Nutrition in childhood adolescence
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NUTRITION IN CHILDHOOD & ADOLESCENCE. DR RAB NAWAZ MBBS, MPH, PGD (Nutrition), Bannu Medical College Bannu , NWFP, PAKISTAN. Food Guide Pyramid.

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NUTRITION IN CHILDHOOD & ADOLESCENCE

DR RAB NAWAZ

MBBS, MPH, PGD (Nutrition), Bannu Medical College Bannu, NWFP, PAKISTAN


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Food Guide Pyramid

The Food Pyramid, developed by the US Department of Agriculture (USDA), is an excellent tool to help you make healthy food choices. The food pyramid can help you choose from a variety of foods so you get the nutrients you need, and the suggested serving sizes can help you control the amount of calories, fat, saturated fat, cholesterol, sugar or sodium in your diet.

  • Grains, Bread, Cereal and Pasta form the Base

  • Fruits and Vegetables

  • Lean Meat and Fish, Beans, Eggs

  • Dairy Products

  • Fats and Sweets


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Food Guide Pyramid (2)

What counts as ONE serving

  • Grain group: 1 slice of bread, ½ cup of cooked rice, ½ cup of cooked cereals, 1 ounce of ready to eat cereal.

  • Fruit/ Vegetable group: ½ cup of chopped raw or cooked vegetables, ½ cup of raw leafy vegetable, 1

    piece of fruit or one melon wedge, ¾ cup of juice, ½ cup of canned fruit, ¼ cup of dried fruit

  • Meat group: 2-3 ounce of cooked lean meat, poultry or fish, ½ cup of cooked dried beans or 1 egg (counts 1 ounce of lean meat), 2 tablespoon of peanut butter (counts 1 ounce of lean meat)

  • Milk group: 1 cup of milk or yogurt, 2 ounces of cheese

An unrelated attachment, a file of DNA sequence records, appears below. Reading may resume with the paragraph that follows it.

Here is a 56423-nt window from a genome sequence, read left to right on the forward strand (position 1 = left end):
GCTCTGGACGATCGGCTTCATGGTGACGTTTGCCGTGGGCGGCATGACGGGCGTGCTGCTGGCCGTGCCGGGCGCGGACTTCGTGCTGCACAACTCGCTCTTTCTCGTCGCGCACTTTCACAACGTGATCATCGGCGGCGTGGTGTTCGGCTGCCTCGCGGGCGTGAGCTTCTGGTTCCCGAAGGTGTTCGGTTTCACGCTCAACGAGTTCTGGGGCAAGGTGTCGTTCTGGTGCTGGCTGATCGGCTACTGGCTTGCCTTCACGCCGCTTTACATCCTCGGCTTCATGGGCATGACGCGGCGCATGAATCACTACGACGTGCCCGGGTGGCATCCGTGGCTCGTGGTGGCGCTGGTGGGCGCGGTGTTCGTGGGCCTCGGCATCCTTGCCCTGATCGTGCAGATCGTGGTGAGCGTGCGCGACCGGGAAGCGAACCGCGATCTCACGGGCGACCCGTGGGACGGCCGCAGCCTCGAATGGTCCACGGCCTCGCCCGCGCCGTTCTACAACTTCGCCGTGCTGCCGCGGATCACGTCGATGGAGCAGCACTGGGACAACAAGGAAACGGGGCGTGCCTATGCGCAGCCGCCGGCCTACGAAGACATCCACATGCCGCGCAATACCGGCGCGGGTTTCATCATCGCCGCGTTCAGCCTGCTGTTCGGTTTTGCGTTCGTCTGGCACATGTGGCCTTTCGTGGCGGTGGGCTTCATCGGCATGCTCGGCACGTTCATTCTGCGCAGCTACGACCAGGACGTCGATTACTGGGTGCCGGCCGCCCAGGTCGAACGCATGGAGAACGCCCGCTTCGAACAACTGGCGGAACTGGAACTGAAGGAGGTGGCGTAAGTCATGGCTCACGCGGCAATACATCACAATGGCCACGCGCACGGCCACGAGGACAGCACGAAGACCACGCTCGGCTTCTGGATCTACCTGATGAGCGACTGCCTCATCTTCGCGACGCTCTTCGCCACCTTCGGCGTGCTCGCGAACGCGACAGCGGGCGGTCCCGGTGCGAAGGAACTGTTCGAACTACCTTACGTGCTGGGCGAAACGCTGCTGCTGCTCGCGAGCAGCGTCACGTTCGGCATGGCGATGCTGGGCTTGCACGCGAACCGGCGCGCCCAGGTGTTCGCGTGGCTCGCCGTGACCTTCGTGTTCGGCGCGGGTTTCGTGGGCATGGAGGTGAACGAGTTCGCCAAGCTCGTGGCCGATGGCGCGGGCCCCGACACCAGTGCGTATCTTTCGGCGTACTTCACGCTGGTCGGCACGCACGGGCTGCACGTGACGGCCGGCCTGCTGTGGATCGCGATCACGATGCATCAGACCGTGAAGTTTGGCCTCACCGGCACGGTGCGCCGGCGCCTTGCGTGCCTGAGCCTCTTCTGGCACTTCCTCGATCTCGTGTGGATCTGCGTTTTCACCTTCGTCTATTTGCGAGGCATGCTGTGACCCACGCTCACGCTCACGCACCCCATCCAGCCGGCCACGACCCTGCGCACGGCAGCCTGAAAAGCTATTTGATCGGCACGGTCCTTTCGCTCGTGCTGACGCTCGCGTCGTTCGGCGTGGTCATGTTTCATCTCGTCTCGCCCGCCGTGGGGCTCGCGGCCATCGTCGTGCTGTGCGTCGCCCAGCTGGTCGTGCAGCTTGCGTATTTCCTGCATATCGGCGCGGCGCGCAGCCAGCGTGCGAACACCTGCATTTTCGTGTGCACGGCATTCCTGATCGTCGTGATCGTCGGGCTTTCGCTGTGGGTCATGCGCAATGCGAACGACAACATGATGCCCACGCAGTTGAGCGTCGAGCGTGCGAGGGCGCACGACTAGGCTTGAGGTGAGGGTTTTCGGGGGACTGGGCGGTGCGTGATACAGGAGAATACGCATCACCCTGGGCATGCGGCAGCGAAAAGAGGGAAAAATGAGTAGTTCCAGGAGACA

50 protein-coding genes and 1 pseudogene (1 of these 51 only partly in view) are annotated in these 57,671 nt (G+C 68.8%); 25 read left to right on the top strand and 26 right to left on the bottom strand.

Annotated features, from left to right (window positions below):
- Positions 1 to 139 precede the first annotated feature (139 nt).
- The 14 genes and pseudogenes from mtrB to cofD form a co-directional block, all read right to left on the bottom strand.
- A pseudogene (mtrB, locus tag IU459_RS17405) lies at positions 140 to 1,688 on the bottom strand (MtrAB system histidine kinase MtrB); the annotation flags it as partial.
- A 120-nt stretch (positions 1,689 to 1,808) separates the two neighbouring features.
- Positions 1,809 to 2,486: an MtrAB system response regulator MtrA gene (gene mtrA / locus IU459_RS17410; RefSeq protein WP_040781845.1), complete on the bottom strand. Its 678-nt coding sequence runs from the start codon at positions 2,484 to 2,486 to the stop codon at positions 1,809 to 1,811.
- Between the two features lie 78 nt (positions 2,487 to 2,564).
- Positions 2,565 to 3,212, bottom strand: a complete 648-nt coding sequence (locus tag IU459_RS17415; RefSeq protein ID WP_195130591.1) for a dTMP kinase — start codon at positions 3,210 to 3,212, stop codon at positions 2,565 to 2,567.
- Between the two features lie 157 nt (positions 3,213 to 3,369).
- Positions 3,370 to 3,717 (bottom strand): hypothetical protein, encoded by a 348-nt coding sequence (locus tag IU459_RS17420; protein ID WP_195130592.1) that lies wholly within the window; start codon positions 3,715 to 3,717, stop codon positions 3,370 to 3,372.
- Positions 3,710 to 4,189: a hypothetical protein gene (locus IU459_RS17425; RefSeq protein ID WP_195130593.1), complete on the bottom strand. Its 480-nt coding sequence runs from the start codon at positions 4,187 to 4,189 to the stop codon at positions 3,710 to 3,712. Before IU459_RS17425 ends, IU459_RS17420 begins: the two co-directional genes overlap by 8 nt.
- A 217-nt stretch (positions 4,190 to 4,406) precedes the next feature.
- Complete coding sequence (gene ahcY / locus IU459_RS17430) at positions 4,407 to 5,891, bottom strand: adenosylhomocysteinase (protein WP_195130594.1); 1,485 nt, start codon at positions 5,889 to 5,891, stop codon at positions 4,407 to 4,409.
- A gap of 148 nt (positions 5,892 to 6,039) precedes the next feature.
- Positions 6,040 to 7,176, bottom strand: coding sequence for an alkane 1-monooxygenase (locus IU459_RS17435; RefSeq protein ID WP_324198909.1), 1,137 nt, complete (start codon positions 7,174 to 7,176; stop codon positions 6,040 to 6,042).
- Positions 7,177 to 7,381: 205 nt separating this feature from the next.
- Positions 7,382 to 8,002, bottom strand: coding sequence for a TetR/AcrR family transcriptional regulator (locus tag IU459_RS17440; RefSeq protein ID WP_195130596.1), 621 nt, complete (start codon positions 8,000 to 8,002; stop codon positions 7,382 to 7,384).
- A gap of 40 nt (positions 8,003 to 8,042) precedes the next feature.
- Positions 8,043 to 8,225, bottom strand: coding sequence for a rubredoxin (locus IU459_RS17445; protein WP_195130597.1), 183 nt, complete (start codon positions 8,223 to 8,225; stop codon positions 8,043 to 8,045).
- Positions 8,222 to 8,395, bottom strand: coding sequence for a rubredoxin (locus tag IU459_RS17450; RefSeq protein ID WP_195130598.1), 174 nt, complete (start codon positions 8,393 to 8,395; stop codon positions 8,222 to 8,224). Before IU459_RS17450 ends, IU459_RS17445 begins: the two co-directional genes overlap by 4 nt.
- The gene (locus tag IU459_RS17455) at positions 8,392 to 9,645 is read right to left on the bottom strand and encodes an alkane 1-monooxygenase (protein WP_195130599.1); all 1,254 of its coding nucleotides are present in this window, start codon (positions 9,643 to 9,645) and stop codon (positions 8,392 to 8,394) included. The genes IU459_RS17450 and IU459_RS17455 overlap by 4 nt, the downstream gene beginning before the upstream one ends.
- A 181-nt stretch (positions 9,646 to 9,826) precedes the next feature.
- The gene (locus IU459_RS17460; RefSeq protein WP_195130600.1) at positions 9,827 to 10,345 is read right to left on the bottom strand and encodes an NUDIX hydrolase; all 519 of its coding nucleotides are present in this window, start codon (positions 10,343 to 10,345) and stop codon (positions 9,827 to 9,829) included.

• Fats & Sweets group: limit calories from these.

    4-6 years old children can eat these serving sizes. For children below 4 years, a total of 2 servings from the milk group each day.


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CHILDHOOD

From age 1 through the beginning of adolescence.

Growth in childhood slower than infancy.

Weight gain about 5 pounds and grow 2-3 inches annually.

Three groups on the basis of age and development

Toddlers (Age 1-3 years)

Preschoolers (Age 4-5 years)

School children (Age 6-10 years)

Energy & Proteins RDAs for children

Age (y) Kcal/kg Kcal/day Proteins g/kg Proteins g/day

1-3 102 1300 1.2 16

4-6 90 1800 1.1 24

7-10 70 2000 1.0 28

On average 1 year old child requires 1000-1300 Kcal/day. This energy requirement doubles by 10 years age.


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Vitamins and minerals

  • With cooperation of healthy child a well planned diet provide most nutrients except iron.

  • RDA for iron during childhood (1-3 years) is 7 mg.

  • RDA for iron during childhood (4-8 years) is 10 mg.

  • As iron is low source of iron, so much consumption of milk contribute to low iron intake. Milk should be limited to 3-4 cups which allows room for diet rich in iron like lean meats, legumes, fish, poultry and cereals etc.

  • A child diet may also be deficient in other micronutrients like zinc, vitamin D & E. Those children who are on low fat diets i.e. low fat dairy products suffer more.

  • Outside influences such as TV viewing, affect children preferences for low nutrient density foods.

    Nutritional concerns of childhood

  • Hunger

  • Malnutrition, Micronutrients and PEM.

  • Deficiencies of vitamins A, D, Zinc, Iron and proteins.

  • These result in illnesses, stunted growth, limited development and in case of vitamin A deficiency possibly permanent blindness.